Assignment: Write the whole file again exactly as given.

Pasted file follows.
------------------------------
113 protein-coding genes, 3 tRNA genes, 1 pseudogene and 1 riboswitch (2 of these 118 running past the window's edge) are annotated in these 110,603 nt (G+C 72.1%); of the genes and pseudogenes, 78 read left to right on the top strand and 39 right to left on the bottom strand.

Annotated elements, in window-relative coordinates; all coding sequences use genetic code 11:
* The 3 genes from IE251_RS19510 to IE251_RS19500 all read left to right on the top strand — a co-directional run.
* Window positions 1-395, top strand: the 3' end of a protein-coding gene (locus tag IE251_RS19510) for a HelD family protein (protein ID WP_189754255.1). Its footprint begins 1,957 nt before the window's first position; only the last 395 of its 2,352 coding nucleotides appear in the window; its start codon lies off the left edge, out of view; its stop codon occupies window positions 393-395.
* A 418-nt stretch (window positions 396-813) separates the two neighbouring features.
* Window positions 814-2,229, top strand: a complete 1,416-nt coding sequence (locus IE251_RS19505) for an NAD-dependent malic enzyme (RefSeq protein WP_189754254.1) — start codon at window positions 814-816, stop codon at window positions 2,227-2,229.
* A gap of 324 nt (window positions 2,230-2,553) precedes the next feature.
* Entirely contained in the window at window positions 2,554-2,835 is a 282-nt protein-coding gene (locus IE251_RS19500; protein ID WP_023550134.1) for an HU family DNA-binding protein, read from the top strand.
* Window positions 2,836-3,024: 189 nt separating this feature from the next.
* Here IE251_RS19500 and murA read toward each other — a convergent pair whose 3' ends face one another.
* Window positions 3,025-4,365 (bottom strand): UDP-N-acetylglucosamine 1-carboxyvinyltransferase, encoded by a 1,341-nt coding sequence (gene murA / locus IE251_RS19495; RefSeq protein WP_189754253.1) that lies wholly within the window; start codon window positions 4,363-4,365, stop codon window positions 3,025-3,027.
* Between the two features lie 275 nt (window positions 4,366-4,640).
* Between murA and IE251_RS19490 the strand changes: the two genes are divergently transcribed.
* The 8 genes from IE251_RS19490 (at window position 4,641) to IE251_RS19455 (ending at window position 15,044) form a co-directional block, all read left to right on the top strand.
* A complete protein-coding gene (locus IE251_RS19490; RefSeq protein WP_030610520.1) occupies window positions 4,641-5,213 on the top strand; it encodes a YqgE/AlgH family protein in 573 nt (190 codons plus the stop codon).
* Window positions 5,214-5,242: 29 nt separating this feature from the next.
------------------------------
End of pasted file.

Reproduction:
113 protein-coding genes, 3 tRNA genes, 1 pseudogene and 1 riboswitch (2 of these 118 running past the window's edge) are annotated in these 110,603 nt (G+C 72.1%); of the genes and pseudogenes, 78 read left to right on the top strand and 39 right to left on the bottom strand.

Annotated elements, in window-relative coordinates; all coding sequences use genetic code 11:
* The 3 genes from IE251_RS19510 to IE251_RS19500 all read left to right on the top strand — a co-directional run.
* Window positions 1-395, top strand: the 3' end of a protein-coding gene (locus tag IE251_RS19510) for a HelD family protein (protein ID WP_189754255.1). Its footprint begins 1,957 nt before the window's first position; only the last 395 of its 2,352 coding nucleotides appear in the window; its start codon lies off the left edge, out of view; its stop codon occupies window positions 393-395.
* A 418-nt stretch (window positions 396-813) separates the two neighbouring features.
* Window positions 814-2,229, top strand: a complete 1,416-nt coding sequence (locus IE251_RS19505) for an NAD-dependent malic enzyme (RefSeq protein WP_189754254.1) — start codon at window positions 814-816, stop codon at window positions 2,227-2,229.
* A gap of 324 nt (window positions 2,230-2,553) precedes the next feature.
* Entirely contained in the window at window positions 2,554-2,835 is a 282-nt protein-coding gene (locus IE251_RS19500; protein ID WP_023550134.1) for an HU family DNA-binding protein, read from the top strand.
* Window positions 2,836-3,024: 189 nt separating this feature from the next.
* Here IE251_RS19500 and murA read toward each other — a convergent pair whose 3' ends face one another.
* Window positions 3,025-4,365 (bottom strand): UDP-N-acetylglucosamine 1-carboxyvinyltransferase, encoded by a 1,341-nt coding sequence (gene murA / locus IE251_RS19495; RefSeq protein WP_189754253.1) that lies wholly within the window; start codon window positions 4,363-4,365, stop codon window positions 3,025-3,027.
* Between the two features lie 275 nt (window positions 4,366-4,640).
* Between murA and IE251_RS19490 the strand changes: the two genes are divergently transcribed.
* The 8 genes from IE251_RS19490 (at window position 4,641) to IE251_RS19455 (ending at window position 15,044) form a co-directional block, all read left to right on the top strand.
* A complete protein-coding gene (locus IE251_RS19490; RefSeq protein WP_030610520.1) occupies window positions 4,641-5,213 on the top strand; it encodes a YqgE/AlgH family protein in 573 nt (190 codons plus the stop codon).
* Window positions 5,214-5,242: 29 nt separating this feature from the next.